A friend recently put her house on the market and moved away. The house is furnished, the utilities are on, and someone is tending the place. But nobody is living there.
By and by she heard from her insurance company, which had some questions. Insurance companies generally won’t be happy to discover that you’ve left without saying anything.
How did her company find out? Well, if you file a change of address, a sharp-eyed agent or insurance company employee might notice. Indeed, she filed a change of address.
That certainly could happen, according to Jay Wade of the J.J. Wade Agency in Davidson. He’s not her agent, but has walked me through this before. And her experience makes this a good time to revisit the issue of insuring vacant and unoccupied homes.
First, in the eyes of your insurance company, there’s a difference between vacant and unoccupied.
Companies don’t like to insure vacant homes, and those who do it charge a lot. If you leave your house vacant, your company is likely to cancel the policy. Companies are more comfortable with unoccupied homes.
The differences are mostly common sense, Wade said. Vacant means there’s no furniture and nobody’s visiting. Utilities might be turned off. Unoccupied means the house is furnished, utilities are on, perhaps somebody’s checking by regularly. Vacation homes aren’t vacant; they’re unoccupied.
Standard homeowner policies in this state specifically limit coverage for vacant homes, but not for unoccupied homes.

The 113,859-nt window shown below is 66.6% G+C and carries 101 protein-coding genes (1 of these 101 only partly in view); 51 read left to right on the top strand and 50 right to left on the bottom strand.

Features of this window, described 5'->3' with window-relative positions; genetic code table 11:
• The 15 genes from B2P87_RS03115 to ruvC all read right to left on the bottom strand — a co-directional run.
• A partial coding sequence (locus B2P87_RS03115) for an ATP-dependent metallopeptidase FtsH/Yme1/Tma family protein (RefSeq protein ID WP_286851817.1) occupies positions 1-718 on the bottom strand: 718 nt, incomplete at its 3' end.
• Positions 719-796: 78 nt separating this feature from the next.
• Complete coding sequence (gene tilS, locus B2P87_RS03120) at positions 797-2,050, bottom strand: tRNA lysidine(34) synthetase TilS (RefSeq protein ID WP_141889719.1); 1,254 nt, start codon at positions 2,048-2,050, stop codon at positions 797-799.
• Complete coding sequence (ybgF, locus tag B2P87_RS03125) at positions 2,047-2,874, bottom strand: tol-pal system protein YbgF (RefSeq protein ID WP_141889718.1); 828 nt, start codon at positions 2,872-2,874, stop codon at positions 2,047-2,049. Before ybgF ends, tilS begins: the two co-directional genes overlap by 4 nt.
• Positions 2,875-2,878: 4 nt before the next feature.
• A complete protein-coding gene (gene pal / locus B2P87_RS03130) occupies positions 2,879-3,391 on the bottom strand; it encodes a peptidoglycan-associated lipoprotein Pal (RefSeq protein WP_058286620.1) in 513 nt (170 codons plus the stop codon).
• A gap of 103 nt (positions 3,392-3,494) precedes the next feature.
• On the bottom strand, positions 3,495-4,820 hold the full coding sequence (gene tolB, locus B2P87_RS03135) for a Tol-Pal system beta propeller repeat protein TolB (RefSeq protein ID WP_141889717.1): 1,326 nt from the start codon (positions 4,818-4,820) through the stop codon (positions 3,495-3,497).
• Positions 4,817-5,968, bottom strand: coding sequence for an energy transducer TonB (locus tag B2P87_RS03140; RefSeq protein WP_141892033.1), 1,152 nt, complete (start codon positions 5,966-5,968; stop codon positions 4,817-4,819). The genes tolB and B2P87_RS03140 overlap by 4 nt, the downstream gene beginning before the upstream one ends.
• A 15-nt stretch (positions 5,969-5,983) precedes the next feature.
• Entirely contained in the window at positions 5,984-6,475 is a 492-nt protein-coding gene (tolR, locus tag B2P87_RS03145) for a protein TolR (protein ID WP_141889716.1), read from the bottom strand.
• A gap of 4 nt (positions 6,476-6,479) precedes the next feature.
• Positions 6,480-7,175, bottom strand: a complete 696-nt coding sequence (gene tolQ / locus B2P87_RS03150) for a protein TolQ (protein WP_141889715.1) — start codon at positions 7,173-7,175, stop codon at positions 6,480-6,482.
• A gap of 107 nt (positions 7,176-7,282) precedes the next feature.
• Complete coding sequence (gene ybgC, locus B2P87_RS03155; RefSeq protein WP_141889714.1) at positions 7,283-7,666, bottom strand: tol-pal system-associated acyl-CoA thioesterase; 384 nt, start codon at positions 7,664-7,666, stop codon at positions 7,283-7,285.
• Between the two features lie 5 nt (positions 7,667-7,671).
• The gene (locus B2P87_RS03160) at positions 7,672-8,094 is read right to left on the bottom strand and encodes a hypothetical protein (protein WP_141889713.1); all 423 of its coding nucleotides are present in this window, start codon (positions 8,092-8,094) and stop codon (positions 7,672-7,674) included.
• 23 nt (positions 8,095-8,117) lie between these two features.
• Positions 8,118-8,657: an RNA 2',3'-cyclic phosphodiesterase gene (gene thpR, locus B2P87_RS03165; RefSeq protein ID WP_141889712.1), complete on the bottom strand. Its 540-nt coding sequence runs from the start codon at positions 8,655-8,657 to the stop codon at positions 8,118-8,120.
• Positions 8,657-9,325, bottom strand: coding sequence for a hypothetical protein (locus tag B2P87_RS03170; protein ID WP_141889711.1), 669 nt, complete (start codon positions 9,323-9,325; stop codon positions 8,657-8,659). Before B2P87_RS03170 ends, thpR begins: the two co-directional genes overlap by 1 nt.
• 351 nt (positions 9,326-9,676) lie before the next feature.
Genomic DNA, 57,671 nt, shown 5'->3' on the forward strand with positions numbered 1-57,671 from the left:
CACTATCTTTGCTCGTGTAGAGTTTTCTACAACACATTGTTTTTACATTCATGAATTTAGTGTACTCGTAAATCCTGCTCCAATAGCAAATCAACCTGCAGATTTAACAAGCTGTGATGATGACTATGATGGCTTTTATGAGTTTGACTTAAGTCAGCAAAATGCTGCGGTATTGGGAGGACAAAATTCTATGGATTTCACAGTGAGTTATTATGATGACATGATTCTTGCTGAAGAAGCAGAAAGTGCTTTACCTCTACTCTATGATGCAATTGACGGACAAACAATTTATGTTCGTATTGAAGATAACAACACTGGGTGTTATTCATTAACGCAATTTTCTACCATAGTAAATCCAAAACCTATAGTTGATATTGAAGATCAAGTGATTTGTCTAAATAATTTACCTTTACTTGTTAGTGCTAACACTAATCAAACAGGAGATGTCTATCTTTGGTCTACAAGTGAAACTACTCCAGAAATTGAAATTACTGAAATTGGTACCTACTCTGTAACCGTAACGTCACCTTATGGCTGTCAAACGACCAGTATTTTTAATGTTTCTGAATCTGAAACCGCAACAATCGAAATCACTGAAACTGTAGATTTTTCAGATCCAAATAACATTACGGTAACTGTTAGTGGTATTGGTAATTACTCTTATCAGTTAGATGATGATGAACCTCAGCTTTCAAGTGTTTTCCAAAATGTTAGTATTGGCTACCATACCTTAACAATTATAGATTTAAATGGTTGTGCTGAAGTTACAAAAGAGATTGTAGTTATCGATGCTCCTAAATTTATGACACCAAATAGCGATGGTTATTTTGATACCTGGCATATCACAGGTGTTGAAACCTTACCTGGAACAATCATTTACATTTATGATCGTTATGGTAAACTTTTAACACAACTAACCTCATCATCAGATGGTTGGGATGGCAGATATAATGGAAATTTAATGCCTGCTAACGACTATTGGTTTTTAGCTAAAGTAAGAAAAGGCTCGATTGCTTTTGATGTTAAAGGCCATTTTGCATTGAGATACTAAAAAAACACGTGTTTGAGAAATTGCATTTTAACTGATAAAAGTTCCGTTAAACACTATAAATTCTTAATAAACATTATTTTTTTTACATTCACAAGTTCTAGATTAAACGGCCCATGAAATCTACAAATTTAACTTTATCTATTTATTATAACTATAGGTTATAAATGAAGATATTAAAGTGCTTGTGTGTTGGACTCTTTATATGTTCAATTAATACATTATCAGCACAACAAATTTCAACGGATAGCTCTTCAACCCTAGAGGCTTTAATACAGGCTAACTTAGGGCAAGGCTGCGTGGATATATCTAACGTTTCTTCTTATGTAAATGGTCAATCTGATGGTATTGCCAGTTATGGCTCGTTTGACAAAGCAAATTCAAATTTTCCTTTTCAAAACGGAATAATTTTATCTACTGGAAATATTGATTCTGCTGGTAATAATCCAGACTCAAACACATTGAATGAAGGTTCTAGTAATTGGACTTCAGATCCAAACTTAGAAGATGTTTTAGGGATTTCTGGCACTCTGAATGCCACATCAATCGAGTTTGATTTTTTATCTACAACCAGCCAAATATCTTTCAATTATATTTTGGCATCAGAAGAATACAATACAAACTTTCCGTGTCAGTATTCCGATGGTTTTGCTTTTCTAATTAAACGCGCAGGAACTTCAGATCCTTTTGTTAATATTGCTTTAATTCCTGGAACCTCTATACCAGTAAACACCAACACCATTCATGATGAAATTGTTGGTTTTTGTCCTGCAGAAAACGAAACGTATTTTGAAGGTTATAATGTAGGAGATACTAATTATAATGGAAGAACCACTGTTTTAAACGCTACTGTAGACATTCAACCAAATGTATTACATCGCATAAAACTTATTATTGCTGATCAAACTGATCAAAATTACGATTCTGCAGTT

Here’s what experts at the N.C. Department of Insurance say: “The standard N.C. Homeowners Policy does not provide coverage for vandalism and malicious mischief if the dwelling has been vacant for more than 60 days. The policy contains the same coverage exclusion for glass breakage if the residence premises are considered vacant. ... The standard N.C. Homeowners policy … does not address exclusions for dwellings that contain furnishings and are not occupied.”
In other words, moving out while your furnished home sells won’t automatically threaten coverage and claims.
If a relative lives close by and is checking regularly, he said, the company probably will consider that. An active, monitored alarm might make a difference.
With the proper answers, the company likely will continue coverage. To learn more, download “A Consumer’s Guide to Homeowners Insurance” at www.ncdoi.com. DOI answers questions on its new toll-free line, 1-855-408-1212.